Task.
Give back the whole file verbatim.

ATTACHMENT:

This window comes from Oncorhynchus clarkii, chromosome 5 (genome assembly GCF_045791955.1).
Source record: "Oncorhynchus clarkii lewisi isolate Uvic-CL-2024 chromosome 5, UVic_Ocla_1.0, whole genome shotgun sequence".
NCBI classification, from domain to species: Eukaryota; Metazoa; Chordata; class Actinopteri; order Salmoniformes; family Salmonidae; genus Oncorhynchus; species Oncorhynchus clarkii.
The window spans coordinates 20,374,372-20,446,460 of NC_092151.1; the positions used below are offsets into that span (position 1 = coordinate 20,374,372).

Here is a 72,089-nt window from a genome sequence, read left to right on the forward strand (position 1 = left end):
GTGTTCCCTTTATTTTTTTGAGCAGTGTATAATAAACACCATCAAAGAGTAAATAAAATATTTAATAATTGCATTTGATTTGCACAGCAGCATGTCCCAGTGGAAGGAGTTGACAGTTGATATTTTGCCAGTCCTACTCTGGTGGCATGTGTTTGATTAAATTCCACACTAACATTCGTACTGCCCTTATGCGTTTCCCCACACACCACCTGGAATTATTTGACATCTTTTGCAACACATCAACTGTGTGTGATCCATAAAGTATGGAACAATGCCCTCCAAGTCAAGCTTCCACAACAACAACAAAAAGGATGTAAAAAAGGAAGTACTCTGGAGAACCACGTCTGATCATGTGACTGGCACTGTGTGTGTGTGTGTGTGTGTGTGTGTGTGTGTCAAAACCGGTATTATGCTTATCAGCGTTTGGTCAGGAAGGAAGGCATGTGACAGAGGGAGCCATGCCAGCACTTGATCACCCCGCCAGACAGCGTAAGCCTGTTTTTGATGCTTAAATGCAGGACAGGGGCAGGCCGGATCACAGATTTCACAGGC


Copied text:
This window comes from Oncorhynchus clarkii, chromosome 5 (genome assembly GCF_045791955.1).
Source record: "Oncorhynchus clarkii lewisi isolate Uvic-CL-2024 chromosome 5, UVic_Ocla_1.0, whole genome shotgun sequence".
NCBI classification, from domain to species: Eukaryota; Metazoa; Chordata; class Actinopteri; order Salmoniformes; family Salmonidae; genus Oncorhynchus; species Oncorhynchus clarkii.
The window spans coordinates 20,374,372-20,446,460 of NC_092151.1; the positions used below are offsets into that span (position 1 = coordinate 20,374,372).

Here is a 72,089-nt window from a genome sequence, read left to right on the forward strand (position 1 = left end):
GTGTTCCCTTTATTTTTTTGAGCAGTGTATAATAAACACCATCAAAGAGTAAATAAAATATTTAATAATTGCATTTGATTTGCACAGCAGCATGTCCCAGTGGAAGGAGTTGACAGTTGATATTTTGCCAGTCCTACTCTGGTGGCATGTGTTTGATTAAATTCCACACTAACATTCGTACTGCCCTTATGCGTTTCCCCACACACCACCTGGAATTATTTGACATCTTTTGCAACACATCAACTGTGTGTGATCCATAAAGTATGGAACAATGCCCTCCAAGTCAAGCTTCCACAACAACAACAAAAAGGATGTAAAAAAGGAAGTACTCTGGAGAACCACGTCTGATCATGTGACTGGCACTGTGTGTGTGTGTGTGTGTGTGTGTGTGTGTGTCAAAACCGGTATTATGCTTATCAGCGTTTGGTCAGGAAGGAAGGCATGTGACAGAGGGAGCCATGCCAGCACTTGATCACCCCGCCAGACAGCGTAAGCCTGTTTTTGATGCTTAAATGCAGGACAGGGGCAGGCCGGATCACAGATTTCACAGGC